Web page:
The Reapers Are the Angels - Alden Bell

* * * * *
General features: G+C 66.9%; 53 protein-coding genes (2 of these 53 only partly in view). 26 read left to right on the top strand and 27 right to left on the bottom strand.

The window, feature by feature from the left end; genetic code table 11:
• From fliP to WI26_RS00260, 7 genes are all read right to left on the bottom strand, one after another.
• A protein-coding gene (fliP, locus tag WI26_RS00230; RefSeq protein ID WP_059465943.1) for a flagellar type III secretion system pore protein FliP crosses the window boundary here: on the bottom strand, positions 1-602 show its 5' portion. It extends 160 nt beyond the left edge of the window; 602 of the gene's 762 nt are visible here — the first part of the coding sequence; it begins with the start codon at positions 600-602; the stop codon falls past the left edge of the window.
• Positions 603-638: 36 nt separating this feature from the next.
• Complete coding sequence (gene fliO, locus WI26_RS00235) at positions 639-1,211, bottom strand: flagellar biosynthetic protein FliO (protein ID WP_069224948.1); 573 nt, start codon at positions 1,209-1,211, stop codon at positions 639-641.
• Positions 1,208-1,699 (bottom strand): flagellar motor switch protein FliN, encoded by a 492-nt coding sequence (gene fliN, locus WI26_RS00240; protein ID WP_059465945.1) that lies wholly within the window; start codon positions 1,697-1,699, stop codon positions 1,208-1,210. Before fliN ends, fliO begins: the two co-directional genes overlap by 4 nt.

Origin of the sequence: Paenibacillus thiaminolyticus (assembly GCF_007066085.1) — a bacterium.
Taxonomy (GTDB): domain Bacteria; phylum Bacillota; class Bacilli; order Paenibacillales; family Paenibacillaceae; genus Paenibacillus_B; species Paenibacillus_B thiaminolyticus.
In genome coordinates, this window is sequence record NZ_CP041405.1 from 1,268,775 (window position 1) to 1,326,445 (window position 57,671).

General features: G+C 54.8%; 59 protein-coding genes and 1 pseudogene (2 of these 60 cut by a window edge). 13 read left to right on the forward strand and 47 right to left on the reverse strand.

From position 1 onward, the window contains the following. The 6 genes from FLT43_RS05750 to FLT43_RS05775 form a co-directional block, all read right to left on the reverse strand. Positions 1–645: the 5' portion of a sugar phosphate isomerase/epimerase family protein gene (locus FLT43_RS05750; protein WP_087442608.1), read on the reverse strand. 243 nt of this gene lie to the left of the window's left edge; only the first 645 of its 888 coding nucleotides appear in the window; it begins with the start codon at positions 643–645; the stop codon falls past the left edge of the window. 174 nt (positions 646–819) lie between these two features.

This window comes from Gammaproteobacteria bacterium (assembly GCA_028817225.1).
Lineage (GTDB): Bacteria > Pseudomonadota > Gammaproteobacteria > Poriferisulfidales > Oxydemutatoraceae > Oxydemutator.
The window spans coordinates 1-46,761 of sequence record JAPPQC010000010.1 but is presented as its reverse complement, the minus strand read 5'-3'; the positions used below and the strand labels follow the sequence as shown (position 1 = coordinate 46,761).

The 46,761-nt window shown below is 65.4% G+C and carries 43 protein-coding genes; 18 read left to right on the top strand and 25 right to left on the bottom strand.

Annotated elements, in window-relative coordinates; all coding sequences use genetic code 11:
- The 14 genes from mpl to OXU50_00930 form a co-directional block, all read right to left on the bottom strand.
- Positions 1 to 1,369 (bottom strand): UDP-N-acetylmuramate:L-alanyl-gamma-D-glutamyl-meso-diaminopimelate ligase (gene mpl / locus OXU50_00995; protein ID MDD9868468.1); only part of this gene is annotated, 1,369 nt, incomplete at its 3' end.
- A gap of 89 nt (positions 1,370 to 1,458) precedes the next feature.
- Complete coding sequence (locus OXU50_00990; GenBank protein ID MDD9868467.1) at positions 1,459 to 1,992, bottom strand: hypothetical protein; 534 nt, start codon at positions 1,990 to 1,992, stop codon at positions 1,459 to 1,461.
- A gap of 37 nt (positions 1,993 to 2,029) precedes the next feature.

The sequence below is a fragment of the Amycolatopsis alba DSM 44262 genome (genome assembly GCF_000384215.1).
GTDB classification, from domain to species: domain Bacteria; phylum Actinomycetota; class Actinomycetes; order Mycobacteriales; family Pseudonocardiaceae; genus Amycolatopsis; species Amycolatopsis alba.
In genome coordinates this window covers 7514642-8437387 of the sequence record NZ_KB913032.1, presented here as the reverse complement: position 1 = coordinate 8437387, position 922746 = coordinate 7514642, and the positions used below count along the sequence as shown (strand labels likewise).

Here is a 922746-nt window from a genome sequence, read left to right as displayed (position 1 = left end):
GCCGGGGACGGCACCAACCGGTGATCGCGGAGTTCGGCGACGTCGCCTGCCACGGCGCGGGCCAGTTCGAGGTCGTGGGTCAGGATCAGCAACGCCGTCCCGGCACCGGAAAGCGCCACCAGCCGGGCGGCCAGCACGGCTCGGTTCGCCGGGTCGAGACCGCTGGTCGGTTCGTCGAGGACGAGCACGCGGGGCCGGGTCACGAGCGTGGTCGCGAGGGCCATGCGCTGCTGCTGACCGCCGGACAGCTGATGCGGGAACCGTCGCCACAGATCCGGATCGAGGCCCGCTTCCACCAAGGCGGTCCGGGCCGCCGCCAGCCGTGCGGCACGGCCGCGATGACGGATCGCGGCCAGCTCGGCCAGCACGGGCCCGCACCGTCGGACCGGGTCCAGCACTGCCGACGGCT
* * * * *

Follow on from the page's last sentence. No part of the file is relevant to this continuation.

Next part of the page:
From the beginning this reads like an author trying desperately to write an intelligent and literary young adult book. If only the execution had worked. It read like a clumsy attempt at so-called beautiful writing in that way where you're envisioning the people who write with a Thesaurus open on their lap and change every other word to make their writing something it's not. The story was weighed down by the purple prose. It was a clunky read, only made worse by the "style" the author adopted in which those pesky quotation marks really only get in the way of dialogue. So the reader must wade through the excessive, flowery writing only to be taken further out of the story by having to figure out if the characters are talking to each other or if the protagonist, Temple, is thinking/talking to herself.Yet, in all of this, attention to detail was lost. This is set some 25 years after the zombie apocalypse. Nevertheless, Temple is able to find gasoline at gas stations? And there is still running electricity? There was a lot of basic science that was ignored in this book. Early in the story the blaring lights of a nearby city prompted Temple to investigate and she found a well-formed society of survivors that welcomed her. Of course, safety and comfort are not meant to be and soon she is on the run again only now she has a man, Moses, chasing after her to kill her in vengeance after she killed his brother, who was attempting to rape her at the time. These are the way things go in a dystopian society. But I was still enraged by the way the other adults simply shrugged at what happened. And found no real problem with this grown man's grudge against a child.There is nothing really wrong with Temple herself. She is 15-years-old, has lost everyone who meant anything to her, and is imbued with the fierceness one must have to survive in the zombie apocalypse. The biggest issue I had with her were the names she called a companion she picked up along the way. Although, her actions after she had to flee the first group – joining up with a couple of shady men camped out for the night, and drinking the alcohol they gave her after their simple promise to not touch her, all after having almost been raped the day before (not to mention eating zombie meat, ewww) – had me screaming, "Oh, my God, what is wrong with you?!"On the run from her stalker she ends up in yet another unlikely situation. This was my breaking point. Already frustrated by the writing, grammar, and ridiculous plot elements we're hit with Temple having sex with a 25-year-old man. I don't care what kind of society I'm reading about, that will never be okay with me. I'm sure it's fine for many people, since we seem to live in a time where "young adult" really means "children characters in adult stories." That's simply not how I roll.So here is where I parted ways with this book. I did go looking for a synopsis of the story to see what happens and I was incredibly happy that I did give up on it. She ends up in one unlikely and ridiculous scenario after another (and keep in mind this is a zombie book, so it broke my already suspended belief). And the ending, especially Moses's over-wrought philosophical view of what had occurred, would have had me tearing my hair out.